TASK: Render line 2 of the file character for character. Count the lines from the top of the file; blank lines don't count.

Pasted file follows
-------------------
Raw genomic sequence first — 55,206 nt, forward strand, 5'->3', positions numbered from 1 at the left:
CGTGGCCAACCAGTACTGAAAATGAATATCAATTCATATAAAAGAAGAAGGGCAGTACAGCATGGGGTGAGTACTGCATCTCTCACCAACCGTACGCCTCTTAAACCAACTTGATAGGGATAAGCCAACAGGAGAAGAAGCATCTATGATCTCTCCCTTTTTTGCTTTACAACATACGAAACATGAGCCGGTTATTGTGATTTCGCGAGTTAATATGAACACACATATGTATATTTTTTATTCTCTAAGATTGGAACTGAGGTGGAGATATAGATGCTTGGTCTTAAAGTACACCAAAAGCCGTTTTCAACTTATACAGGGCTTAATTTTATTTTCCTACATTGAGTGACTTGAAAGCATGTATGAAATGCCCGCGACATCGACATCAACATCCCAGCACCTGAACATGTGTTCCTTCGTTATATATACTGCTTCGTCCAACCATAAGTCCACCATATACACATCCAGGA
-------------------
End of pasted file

CGTGGCCAACCAGTACTGAAAATGAATATCAATTCATATAAAAGAAGAAGGGCAGTACAGCATGGGGTGAGTACTGCATCTCTCACCAACCGTACGCCTCTTAAACCAACTTGATAGGGATAAGCCAACAGGAGAAGAAGCATCTATGATCTCTCCCTTTTTTGCTTTACAACATACGAAACATGAGCCGGTTATTGTGATTTCGCGAGTTAATATGAACACACATATGTATATTTTTTATTCTCTAAGATTGGAACTGAGGTGGAGATATAGATGCTTGGTCTTAAAGTACACCAAAAGCCGTTTTCAACTTATACAGGGCTTAATTTTATTTTCCTACATTGAGTGACTTGAAAGCATGTATGAAATGCCCGCGACATCGACATCAACATCCCAGCACCTGAACATGTGTTCCTTCGTTATATATACTGCTTCGTCCAACCATAAGTCCACCATATACACATCCAGGA